The Small State Senate Bias

One of the factors that is often overlooked in discussions of the rise of the conservative movment in the past few decades is how this was supported by the way the US constitution was set up to give undue influence to the smaller states. As each state gets the same number of senators, those with smaller population are relatively more important on a per capita basis.

This may not have been too important when the plan was devised, most states at that time were not too large in either size or population and the distortions were not that evident. In the 200+ years since then the country has expanded into unforeseen directions. The results have produced unexpected results.

The most serious of these is the ability of a group of states with small, and most rural, populations to dominate the senate. The table shown below illustrates the effect. It shows the states arranged by population, with the smallest first. The most important columns for our purposes are the rightmost two. Notice that when the cumulative senate seats reaches 50 the cumulative population has only reached 16% (Kentucky). Notice this effect continues even further. By the time we have reached 70 seats we are still only at 34% of the population. The converse of this is that the eight or nine largest states contain about 50% of the population. They are mostly heavily industrialized and contain large cities and, in many cases, fairly large minority populations. Their interests are being under represented.

Within the twenty five states at this point only two (Maryland and Rhode Island) can be considered urban. The rest are primarily rural. So, in effect, rural states with about 1/5 of the population control the senate. Also note the color coding in the first column (red for Republican, blue for Democrat and purple for split party affiliation) for the senators. It is obvious from this that there is not a strong party effect. However, there is an important effect, nevertheless. These smaller, rural states represent the more conservative type of voters. Their concerns are far from those of big city states and the heavily industrialized larger states.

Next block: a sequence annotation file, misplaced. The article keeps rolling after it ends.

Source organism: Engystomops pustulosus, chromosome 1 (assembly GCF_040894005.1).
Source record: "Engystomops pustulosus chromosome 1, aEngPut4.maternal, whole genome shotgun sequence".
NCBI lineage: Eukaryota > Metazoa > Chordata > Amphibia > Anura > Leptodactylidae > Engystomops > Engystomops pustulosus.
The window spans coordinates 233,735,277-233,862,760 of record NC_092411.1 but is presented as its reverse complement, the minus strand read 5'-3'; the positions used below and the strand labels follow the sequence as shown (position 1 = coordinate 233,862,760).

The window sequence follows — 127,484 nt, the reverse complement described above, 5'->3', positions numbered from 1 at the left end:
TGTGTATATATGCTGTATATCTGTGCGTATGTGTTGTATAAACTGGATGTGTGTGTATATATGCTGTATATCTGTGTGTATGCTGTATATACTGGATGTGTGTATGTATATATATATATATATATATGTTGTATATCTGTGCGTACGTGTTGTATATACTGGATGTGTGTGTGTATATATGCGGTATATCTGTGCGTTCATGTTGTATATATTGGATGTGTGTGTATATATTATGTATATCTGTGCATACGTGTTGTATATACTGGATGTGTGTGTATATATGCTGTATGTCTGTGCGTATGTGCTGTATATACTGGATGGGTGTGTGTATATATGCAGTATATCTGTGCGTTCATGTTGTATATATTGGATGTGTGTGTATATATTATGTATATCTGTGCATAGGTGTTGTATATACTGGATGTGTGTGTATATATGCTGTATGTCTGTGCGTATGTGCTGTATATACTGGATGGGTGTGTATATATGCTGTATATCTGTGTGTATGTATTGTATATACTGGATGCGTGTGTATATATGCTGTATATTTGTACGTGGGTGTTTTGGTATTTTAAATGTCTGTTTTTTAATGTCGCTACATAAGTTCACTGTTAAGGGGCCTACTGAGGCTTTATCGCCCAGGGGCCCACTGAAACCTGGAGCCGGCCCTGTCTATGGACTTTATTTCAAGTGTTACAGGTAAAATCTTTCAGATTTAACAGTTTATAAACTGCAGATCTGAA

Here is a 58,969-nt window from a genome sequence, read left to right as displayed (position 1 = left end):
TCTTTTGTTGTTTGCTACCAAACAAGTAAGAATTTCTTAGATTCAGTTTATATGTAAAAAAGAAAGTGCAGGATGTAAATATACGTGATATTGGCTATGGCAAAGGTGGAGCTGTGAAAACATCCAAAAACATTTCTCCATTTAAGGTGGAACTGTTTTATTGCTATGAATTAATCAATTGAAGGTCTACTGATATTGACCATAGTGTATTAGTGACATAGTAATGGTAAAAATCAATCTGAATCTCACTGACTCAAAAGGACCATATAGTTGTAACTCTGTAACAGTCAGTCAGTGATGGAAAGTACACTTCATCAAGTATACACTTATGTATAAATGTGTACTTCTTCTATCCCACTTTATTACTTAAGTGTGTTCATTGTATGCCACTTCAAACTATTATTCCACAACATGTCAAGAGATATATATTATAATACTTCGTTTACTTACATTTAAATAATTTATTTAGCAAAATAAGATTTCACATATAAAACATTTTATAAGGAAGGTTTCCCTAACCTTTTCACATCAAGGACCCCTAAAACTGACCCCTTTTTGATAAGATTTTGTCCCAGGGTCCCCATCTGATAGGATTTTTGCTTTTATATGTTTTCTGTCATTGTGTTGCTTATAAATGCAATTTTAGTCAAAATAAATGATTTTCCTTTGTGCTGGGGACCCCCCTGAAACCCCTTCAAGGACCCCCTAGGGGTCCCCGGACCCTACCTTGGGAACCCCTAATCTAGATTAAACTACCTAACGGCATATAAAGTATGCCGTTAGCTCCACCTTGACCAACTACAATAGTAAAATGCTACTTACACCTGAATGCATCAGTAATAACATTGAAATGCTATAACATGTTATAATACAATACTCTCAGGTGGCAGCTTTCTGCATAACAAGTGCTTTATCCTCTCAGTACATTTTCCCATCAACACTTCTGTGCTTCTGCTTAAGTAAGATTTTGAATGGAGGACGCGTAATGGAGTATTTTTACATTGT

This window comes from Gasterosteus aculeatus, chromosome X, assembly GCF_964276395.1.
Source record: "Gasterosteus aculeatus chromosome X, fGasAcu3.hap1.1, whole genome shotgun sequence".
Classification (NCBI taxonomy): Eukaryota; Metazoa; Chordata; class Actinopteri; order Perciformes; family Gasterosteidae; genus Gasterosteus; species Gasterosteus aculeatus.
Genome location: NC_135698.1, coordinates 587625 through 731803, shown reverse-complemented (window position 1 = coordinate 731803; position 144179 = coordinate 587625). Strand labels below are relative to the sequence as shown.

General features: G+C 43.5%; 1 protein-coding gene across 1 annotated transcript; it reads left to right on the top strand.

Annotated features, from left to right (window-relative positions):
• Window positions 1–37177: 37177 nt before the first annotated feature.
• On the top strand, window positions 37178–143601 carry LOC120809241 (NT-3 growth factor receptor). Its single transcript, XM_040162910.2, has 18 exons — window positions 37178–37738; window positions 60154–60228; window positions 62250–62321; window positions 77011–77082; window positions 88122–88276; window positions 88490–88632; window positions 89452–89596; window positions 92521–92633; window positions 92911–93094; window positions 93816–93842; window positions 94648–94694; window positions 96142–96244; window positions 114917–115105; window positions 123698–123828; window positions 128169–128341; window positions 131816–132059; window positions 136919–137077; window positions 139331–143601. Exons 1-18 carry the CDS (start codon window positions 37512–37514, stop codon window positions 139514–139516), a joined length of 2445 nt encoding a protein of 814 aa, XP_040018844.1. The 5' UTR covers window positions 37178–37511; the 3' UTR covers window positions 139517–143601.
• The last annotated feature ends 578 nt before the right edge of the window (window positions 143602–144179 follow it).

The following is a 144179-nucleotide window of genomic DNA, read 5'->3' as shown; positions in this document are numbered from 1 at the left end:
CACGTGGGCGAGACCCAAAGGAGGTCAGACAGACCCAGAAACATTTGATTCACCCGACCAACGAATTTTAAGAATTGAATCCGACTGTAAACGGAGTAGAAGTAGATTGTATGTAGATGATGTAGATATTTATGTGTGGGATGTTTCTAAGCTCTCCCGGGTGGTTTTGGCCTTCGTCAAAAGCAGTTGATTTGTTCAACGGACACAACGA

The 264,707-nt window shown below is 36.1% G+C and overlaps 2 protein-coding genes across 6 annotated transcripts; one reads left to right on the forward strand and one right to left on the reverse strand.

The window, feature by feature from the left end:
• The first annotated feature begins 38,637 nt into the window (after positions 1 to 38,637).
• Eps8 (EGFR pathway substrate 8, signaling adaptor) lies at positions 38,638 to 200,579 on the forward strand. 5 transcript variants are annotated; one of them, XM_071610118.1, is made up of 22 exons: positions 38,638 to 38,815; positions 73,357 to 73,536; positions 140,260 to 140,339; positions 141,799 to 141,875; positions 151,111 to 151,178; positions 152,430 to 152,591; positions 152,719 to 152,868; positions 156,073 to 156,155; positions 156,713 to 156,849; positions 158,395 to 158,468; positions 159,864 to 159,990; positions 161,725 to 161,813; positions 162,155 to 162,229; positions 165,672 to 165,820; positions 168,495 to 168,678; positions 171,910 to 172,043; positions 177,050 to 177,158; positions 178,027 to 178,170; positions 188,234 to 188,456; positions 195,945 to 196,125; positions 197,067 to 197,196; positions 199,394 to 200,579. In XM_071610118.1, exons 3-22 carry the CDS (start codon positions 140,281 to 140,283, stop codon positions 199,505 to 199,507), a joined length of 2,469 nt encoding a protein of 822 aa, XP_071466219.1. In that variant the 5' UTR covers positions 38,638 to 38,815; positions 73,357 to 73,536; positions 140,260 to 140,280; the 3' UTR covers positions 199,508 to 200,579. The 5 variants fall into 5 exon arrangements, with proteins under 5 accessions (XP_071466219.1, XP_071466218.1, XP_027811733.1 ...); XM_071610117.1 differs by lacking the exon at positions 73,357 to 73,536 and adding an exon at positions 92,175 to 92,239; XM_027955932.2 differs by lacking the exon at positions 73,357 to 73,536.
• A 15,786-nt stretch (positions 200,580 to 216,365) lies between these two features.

The result is that the political viewpoint has drifted rightward over the past twenty five years. One could argue that these states always had this power. This is true, but early in the 20th century, these states were rural farm states. Many of their citizens were directly involved in agriculture. They tended to side with, or at least sympathize with, the Progressive movement. So they also found themselves allied with industrial workers against the "trusts." The result of this commonality of interests was the passage of much of the progressive social legislation of the time.

Since then the family farm has essentially disappeared. Thus, those remaining in rural areas are no longer populists. The farms that remain are primarily big, corporate enterprises, and support the same sorts of policies as do those in other large industries. The result of this demographic shift is that the interests of the common man are overwhelmed by the power of corporatism in states representing a tiny fraction of the population.